Anywhere the exposure is above the PEL, a regulated area will be established. The regulated area must be separated from other areas in a way to minimize the number of employees exposed.  At each entrance of a regulated area, the sign in Appendix C must be posted.

Only employees who have work to perform in the area are allowed to enter the area.  All employees entering the regulated area must wear a respirator, regardless of the amount time spent in the area.

Written Exposure Control Plan

For each area that has an exposure over the action level, a written exposure control plan must be developed. An outline of a written exposure control plan is in Appendix A. The exposure control plan includes a description of the task(s) being done that involve(s) silica and all of the controls that are in place to minimize potential employee exposures.

The plan must be reviewed at least annually.

Engineering and Work Practice Controls

Anywhere the exposure is above the PEL, engineering controls (i.e. wet work, ventilation) or work practice controls (i.e. housekeeping, inspections, scheduling) will be implemented to lower the exposure as much as possible.

Housekeeping

Cleaning of silica dust will be conducted with wet sweeping methods or HEPA-filtered vacuum cleaners. These methods will minimize the likelihood of exposure.

Only if other methods are not feasible can compressed air and/or dry sweeping be used.

Medical Services

Any employee who is exposed above the action level for 30 or more days per year will be provided medical surveillance at no cost. The medical surveillance is performed initially and at least every 3 years, unless more frequently recommended by a PLHCP.

The medical examination will include medical and work history, a physical exam, chest x-ray, pulmonary function, tuberculosis test, and any other test recommended by the PLHCP.

The department will provide the following information to the PLHCP: the employee’s duties as they relate to silica exposure, results of air sampling, and the PPE that is used.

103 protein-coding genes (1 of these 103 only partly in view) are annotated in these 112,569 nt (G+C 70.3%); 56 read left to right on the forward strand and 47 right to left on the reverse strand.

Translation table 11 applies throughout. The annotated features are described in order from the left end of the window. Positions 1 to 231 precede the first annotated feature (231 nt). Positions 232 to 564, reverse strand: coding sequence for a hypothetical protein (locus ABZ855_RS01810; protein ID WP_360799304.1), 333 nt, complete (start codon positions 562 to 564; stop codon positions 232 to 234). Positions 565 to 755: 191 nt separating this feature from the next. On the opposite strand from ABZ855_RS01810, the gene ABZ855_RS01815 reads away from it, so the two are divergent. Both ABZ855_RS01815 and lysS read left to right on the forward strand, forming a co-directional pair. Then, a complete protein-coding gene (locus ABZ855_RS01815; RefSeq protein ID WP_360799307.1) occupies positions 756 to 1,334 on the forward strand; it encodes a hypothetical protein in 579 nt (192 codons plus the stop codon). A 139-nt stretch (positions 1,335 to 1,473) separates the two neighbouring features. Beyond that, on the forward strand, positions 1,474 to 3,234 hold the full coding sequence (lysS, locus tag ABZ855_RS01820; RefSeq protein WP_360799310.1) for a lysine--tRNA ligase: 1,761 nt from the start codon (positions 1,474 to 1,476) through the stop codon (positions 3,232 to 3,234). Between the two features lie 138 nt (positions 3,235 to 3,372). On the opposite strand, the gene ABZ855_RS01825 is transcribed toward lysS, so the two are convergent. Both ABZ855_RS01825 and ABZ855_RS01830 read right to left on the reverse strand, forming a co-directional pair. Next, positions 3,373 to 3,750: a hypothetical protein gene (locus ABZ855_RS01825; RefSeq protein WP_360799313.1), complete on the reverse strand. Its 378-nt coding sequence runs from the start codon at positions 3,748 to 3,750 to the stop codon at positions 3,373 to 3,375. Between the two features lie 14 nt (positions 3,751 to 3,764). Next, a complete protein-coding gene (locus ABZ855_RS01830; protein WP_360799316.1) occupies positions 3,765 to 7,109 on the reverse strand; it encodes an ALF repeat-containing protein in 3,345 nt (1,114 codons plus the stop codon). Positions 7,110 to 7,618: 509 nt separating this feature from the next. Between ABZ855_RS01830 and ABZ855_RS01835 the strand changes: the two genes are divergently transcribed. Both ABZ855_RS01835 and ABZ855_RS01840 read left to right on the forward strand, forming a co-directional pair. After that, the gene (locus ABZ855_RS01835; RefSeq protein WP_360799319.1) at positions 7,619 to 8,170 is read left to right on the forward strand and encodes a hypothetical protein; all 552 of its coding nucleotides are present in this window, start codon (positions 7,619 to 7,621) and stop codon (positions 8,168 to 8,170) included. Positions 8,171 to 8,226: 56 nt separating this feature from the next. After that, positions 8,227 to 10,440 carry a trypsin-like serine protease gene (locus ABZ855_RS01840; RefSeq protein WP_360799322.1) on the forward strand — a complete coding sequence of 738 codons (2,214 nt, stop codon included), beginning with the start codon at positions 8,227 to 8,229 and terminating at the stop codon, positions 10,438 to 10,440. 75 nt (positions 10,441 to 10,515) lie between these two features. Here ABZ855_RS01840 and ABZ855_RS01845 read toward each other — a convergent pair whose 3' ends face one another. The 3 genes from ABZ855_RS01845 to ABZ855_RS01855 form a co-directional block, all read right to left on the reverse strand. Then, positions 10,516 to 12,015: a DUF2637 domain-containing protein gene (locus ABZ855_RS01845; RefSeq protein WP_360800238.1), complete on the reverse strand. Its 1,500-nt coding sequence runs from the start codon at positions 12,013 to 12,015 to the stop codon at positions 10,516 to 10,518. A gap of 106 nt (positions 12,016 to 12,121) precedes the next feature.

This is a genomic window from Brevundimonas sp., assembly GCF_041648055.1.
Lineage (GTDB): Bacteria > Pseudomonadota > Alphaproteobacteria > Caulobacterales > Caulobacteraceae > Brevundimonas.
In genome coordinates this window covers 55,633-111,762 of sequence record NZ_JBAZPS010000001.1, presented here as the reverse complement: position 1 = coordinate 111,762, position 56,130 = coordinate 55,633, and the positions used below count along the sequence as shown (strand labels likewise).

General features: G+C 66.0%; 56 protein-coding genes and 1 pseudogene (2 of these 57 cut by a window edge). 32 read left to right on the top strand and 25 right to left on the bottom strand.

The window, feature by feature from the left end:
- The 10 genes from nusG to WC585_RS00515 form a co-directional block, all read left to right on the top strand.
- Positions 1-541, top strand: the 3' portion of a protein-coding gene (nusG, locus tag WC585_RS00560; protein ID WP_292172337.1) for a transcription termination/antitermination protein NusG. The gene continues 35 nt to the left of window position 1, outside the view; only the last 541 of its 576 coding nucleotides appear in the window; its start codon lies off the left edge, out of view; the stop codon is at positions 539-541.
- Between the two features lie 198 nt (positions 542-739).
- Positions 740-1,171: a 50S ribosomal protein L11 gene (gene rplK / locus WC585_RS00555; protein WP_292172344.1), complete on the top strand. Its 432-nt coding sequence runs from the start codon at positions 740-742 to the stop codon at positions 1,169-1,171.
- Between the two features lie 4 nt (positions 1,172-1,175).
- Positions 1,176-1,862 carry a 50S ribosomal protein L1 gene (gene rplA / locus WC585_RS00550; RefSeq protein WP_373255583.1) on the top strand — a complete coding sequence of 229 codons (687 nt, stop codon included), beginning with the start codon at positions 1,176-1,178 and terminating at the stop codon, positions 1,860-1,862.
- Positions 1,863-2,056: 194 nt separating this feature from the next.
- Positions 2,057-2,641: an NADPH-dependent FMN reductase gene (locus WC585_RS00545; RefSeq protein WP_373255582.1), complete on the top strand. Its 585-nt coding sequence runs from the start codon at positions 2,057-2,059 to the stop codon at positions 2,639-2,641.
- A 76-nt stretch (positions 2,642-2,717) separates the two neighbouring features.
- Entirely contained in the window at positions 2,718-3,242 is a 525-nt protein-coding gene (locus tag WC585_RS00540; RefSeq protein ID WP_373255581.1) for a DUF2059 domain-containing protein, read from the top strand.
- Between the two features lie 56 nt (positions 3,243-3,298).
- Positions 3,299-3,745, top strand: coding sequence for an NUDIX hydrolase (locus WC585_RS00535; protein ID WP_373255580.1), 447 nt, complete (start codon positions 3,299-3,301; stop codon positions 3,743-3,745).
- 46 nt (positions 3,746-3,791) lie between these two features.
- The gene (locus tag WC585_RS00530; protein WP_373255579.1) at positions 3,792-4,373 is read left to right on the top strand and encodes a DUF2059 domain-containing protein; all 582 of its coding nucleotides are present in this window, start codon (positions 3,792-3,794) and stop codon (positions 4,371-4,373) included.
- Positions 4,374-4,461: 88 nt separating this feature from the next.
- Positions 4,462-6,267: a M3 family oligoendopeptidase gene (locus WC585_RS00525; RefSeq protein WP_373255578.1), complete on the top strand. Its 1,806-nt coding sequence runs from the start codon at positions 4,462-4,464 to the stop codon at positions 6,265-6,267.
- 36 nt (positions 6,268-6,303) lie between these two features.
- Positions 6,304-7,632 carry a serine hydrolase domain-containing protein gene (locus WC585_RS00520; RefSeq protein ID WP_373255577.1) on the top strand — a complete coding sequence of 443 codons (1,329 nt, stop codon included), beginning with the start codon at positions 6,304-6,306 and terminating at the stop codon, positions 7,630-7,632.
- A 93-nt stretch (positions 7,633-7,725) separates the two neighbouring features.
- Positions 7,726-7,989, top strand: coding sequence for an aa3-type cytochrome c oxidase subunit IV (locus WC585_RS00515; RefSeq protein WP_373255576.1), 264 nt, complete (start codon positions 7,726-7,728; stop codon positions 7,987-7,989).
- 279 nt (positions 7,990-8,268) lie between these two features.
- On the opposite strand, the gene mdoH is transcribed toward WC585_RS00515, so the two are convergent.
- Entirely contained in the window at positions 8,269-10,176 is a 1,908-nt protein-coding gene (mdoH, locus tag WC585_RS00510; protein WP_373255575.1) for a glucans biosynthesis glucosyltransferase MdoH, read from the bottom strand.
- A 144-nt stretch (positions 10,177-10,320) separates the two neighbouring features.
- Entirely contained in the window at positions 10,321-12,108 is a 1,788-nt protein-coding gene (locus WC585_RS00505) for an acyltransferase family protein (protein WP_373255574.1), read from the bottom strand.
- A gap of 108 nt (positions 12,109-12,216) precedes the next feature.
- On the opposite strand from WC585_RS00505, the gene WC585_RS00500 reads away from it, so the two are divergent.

A written report on the results will be provided to the employee within 30 days.

Hazard Communication

Silica must be included in the department’s hazard communication program. This includes properly labeling and having a Safety Data Sheet (SDS).

Training

Any employee who is exposed to silica above the action level is required to complete a silica safety training course on an annual basis.

University employees will complete the ICON course, W535OS Respirable Crystalline Silica Safety that provides general silica safety training; in addition, site-specific training provided by the department must also be completed.

The ICON training course will include the health hazards of silica, how to control silica exposure, and the contents of the OSHA silica standard (1910.1053). The site-specific training will cover the information in Appendix A of this program, including the specific tasks that lead to silica exposure and specific methods used to lower the exposure.

ICON training records are maintained in the University’s Employee Self Service My Training site.

Reviews and Audits
 

Departmental Reviews

Each department shall review its written exposure control plan on an annual basis. The review shall consist of determining if the task and controls are still being used as described and if the plan is effective in reducing silica exposure.

EHS Audits

EHS will audit each department with an SECP on a yearly basis. The audit will cover all aspects of the written program to ensure they are up to date and complete. The audit will also include a walkthrough of the area to check for appropriate labels, warning signs, and housekeeping.